Christmas Meditation — Unto Us A Child Is Born

 
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Unto us a child is born… The true story just wasn’t as nice as we make it out to be in children’s Christmas pageants. In his Gospel, Luke gives a hint at the shame suffered by Joseph and Mary. He writes that there was “no room for them in the inn.” Now, despite the sweet-talking and hoop-jumping we go through to clean-up the story, the text doesn’t say there was no room. The text says there was no room for them. And this should give us cause for a little head-scratching.

How is it that Joseph can’t find lodgings for himself and his pregnant wife in his own hometown? How is it that Joseph can't find anywhere to stay for himself and his pregnant wife in his own home town? No uncles or brothers who have a guest bedroom? Why should Joseph have to knock on the door of a motel in the first place? Do we really think the whole countryside was so anxious, so excited to pay their taxes, that this tiny, unimportant town a half an hour's walk from Jerusalem had absolutely no vacancies? And why wouldn't one of these Middle Easterners, who are so famed for their hospitality, allow this young family to share a room with other customers? It was a common practice, after all.

The answer is simple: consequences. Bethlehem is a village intent on making sure that there are consequences for this girl's improper behavior. Joseph takes his suddenly pregnant fiancé in instead of calling off the marriage or having her stoned to death (which was his legal right, by the way). But, in spite of his compassion (due to an angelic nudge in the right direction) Joseph was not doing “the right thing” according to these people. His decision to marry her was going to eat away at the moral fabric of the whole community. He spared this girl, this pregnant girl, the consequences of her actions, and that just wasn't right. So, there would be no room in the motel for Joseph and Mary, lest Bethlehem's daughters be given wild ideas.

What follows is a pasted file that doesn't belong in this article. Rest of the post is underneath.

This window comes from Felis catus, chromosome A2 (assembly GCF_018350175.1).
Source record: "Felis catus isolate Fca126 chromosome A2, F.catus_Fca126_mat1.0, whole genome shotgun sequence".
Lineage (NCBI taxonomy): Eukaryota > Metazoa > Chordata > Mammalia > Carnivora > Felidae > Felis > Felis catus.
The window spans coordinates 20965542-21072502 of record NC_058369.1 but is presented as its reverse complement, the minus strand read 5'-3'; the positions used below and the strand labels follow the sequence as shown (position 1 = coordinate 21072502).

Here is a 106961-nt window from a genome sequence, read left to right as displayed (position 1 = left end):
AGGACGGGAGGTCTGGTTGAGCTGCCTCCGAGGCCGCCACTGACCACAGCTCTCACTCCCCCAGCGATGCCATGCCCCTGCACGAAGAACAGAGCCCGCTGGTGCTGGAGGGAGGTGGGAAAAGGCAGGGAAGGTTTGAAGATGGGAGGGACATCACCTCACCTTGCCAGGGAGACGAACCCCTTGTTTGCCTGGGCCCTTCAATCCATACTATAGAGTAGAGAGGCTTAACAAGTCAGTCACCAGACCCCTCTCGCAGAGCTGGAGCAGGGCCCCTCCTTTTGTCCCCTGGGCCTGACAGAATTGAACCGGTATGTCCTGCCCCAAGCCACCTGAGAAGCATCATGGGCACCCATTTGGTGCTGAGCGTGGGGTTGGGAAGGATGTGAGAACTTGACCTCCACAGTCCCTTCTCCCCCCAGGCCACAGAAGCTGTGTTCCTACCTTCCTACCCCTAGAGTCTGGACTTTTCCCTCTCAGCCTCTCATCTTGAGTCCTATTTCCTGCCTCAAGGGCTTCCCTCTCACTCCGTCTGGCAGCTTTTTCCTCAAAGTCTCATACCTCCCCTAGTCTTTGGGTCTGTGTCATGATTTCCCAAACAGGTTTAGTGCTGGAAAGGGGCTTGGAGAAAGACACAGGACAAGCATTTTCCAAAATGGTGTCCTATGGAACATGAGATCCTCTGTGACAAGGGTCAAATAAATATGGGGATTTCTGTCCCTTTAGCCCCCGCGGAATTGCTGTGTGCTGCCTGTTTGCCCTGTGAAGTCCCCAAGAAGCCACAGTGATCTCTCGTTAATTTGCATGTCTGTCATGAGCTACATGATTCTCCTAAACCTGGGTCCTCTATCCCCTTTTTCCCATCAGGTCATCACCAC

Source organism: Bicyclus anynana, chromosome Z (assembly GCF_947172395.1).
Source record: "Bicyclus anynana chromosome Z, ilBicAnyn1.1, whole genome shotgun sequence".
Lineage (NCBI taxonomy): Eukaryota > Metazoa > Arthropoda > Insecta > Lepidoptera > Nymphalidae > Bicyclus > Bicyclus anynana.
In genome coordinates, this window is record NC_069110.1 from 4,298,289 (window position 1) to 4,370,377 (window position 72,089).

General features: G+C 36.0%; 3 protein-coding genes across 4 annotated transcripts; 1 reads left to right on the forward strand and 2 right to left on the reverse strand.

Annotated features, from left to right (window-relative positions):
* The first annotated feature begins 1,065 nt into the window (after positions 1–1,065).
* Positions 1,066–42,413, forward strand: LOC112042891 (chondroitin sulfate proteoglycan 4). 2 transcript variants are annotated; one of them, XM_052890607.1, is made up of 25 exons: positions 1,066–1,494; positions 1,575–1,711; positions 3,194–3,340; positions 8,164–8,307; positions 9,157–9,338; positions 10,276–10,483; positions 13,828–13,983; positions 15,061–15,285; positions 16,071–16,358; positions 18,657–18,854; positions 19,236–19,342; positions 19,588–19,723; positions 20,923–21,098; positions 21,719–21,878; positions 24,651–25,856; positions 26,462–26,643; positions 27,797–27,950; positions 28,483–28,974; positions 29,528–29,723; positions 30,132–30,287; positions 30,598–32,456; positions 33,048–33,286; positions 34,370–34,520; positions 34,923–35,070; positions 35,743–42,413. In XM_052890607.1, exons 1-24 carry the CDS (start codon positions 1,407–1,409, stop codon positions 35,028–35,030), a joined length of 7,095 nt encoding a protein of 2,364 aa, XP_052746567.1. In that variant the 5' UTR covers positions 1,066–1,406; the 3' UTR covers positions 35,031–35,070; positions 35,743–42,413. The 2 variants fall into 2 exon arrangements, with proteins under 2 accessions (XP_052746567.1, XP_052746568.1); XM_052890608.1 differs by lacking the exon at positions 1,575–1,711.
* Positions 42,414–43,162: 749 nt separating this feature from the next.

And this was just the beginning of the shame Jesus would suffer at the hands of the sinners He came to die for, shame that would climax in a criminal's execution on a cross.

The Girl Who is Shamed

If Luke were to write about the Holy Family today, Joseph and Mary would be described as using the last pay phone in town, trying to find shelter across the street from the sort of motel that conjures images of shady drug deals in the parking lot and one hour rates for prostitutes and their johns. It’s a dark world, and its only hope is the shoot from Jesse’s stem breaking up through the concrete. A shoot that thirty-some-years later would bear the fruit of life on a tree of death. From His death all of you will escape the consequences of your own shame, guilt, fear, and blame, which you all share in common in your failure to see your Savior in the least of all people: this baby, Jesus. Born to this young mother, Mary. Mary, the girl who is pregnant. The girl who is shamed by Bethlehem. The mother of God who is told along with her husband, 'there are consequences for what you have done little girl. There are consequences for getting pregnant outside of marriage, and so there is no room for you here.'

Christmas, when we celebrate the birth of our Savior, is the story of our salvation. Christmas is the time that we set aside to remember this holy family, that they were given no room. Not that there was no room, but that there was no room for them. This family and their child, Jesus, who came to save the littlest, the last, the lost, and the dead, which is all of you.

And so at this time of year we give thanks for His birth, because He came to save a world that was dark, and lost, and hopeless. And in His birth and in His death the Light of hope and peace shines on all of you today and forever.

 

Donavon Riley is a Lutheran pastor, conference speaker, author, Online Content Director for Higher Things, a contributing writer at 1517 Legacy Project, Christ Hold Fast, and LOGIA. Pastor Riley co-hosts the podcast: 'The Higher Things Simul Cast'.



 

 
 

 
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